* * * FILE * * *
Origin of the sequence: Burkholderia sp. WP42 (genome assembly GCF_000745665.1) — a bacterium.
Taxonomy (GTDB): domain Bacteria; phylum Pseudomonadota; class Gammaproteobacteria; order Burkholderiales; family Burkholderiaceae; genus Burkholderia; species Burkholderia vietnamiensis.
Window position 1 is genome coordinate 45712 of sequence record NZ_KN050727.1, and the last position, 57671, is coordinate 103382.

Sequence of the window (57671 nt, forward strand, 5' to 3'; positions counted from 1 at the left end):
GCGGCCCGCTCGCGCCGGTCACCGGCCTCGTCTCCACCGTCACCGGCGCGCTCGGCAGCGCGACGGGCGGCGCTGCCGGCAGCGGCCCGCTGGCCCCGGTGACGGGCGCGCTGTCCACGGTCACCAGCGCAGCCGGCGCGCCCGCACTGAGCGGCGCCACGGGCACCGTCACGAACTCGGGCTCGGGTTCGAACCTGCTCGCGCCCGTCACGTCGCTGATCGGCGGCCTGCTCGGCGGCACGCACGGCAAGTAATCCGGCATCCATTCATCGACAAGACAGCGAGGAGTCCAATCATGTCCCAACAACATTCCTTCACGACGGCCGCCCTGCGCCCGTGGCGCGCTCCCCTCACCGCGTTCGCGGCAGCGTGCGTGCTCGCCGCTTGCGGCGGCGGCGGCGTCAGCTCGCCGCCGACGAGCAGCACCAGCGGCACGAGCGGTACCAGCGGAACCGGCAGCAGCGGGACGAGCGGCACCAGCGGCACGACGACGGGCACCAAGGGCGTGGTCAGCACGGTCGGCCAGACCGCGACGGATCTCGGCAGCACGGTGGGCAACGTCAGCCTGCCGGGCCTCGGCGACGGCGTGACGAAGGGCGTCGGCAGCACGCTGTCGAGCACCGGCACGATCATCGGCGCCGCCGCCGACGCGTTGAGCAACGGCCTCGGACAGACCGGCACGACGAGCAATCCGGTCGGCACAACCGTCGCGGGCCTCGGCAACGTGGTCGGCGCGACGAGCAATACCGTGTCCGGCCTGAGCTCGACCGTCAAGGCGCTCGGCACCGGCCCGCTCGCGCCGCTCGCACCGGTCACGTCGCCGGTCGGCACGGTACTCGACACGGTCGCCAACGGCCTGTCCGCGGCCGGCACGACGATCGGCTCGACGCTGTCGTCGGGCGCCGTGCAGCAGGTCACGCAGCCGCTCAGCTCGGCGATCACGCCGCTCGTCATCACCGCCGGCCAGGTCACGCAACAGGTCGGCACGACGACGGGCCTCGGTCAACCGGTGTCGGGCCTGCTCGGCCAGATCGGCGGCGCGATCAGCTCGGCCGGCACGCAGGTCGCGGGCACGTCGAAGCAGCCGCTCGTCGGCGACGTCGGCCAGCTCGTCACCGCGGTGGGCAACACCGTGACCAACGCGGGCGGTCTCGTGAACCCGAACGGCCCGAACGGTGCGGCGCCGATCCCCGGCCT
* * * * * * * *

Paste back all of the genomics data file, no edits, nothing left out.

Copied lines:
Origin of the sequence: Burkholderia sp. WP42 (genome assembly GCF_000745665.1) — a bacterium.
Taxonomy (GTDB): domain Bacteria; phylum Pseudomonadota; class Gammaproteobacteria; order Burkholderiales; family Burkholderiaceae; genus Burkholderia; species Burkholderia vietnamiensis.
Window position 1 is genome coordinate 45712 of sequence record NZ_KN050727.1, and the last position, 57671, is coordinate 103382.

Sequence of the window (57671 nt, forward strand, 5' to 3'; positions counted from 1 at the left end):
GCGGCCCGCTCGCGCCGGTCACCGGCCTCGTCTCCACCGTCACCGGCGCGCTCGGCAGCGCGACGGGCGGCGCTGCCGGCAGCGGCCCGCTGGCCCCGGTGACGGGCGCGCTGTCCACGGTCACCAGCGCAGCCGGCGCGCCCGCACTGAGCGGCGCCACGGGCACCGTCACGAACTCGGGCTCGGGTTCGAACCTGCTCGCGCCCGTCACGTCGCTGATCGGCGGCCTGCTCGGCGGCACGCACGGCAAGTAATCCGGCATCCATTCATCGACAAGACAGCGAGGAGTCCAATCATGTCCCAACAACATTCCTTCACGACGGCCGCCCTGCGCCCGTGGCGCGCTCCCCTCACCGCGTTCGCGGCAGCGTGCGTGCTCGCCGCTTGCGGCGGCGGCGGCGTCAGCTCGCCGCCGACGAGCAGCACCAGCGGCACGAGCGGTACCAGCGGAACCGGCAGCAGCGGGACGAGCGGCACCAGCGGCACGACGACGGGCACCAAGGGCGTGGTCAGCACGGTCGGCCAGACCGCGACGGATCTCGGCAGCACGGTGGGCAACGTCAGCCTGCCGGGCCTCGGCGACGGCGTGACGAAGGGCGTCGGCAGCACGCTGTCGAGCACCGGCACGATCATCGGCGCCGCCGCCGACGCGTTGAGCAACGGCCTCGGACAGACCGGCACGACGAGCAATCCGGTCGGCACAACCGTCGCGGGCCTCGGCAACGTGGTCGGCGCGACGAGCAATACCGTGTCCGGCCTGAGCTCGACCGTCAAGGCGCTCGGCACCGGCCCGCTCGCGCCGCTCGCACCGGTCACGTCGCCGGTCGGCACGGTACTCGACACGGTCGCCAACGGCCTGTCCGCGGCCGGCACGACGATCGGCTCGACGCTGTCGTCGGGCGCCGTGCAGCAGGTCACGCAGCCGCTCAGCTCGGCGATCACGCCGCTCGTCATCACCGCCGGCCAGGTCACGCAACAGGTCGGCACGACGACGGGCCTCGGTCAACCGGTGTCGGGCCTGCTCGGCCAGATCGGCGGCGCGATCAGCTCGGCCGGCACGCAGGTCGCGGGCACGTCGAAGCAGCCGCTCGTCGGCGACGTCGGCCAGCTCGTCACCGCGGTGGGCAACACCGTGACCAACGCGGGCGGTCTCGTGAACCCGAACGGCCCGAACGGTGCGGCGCCGATCCCCGGCCT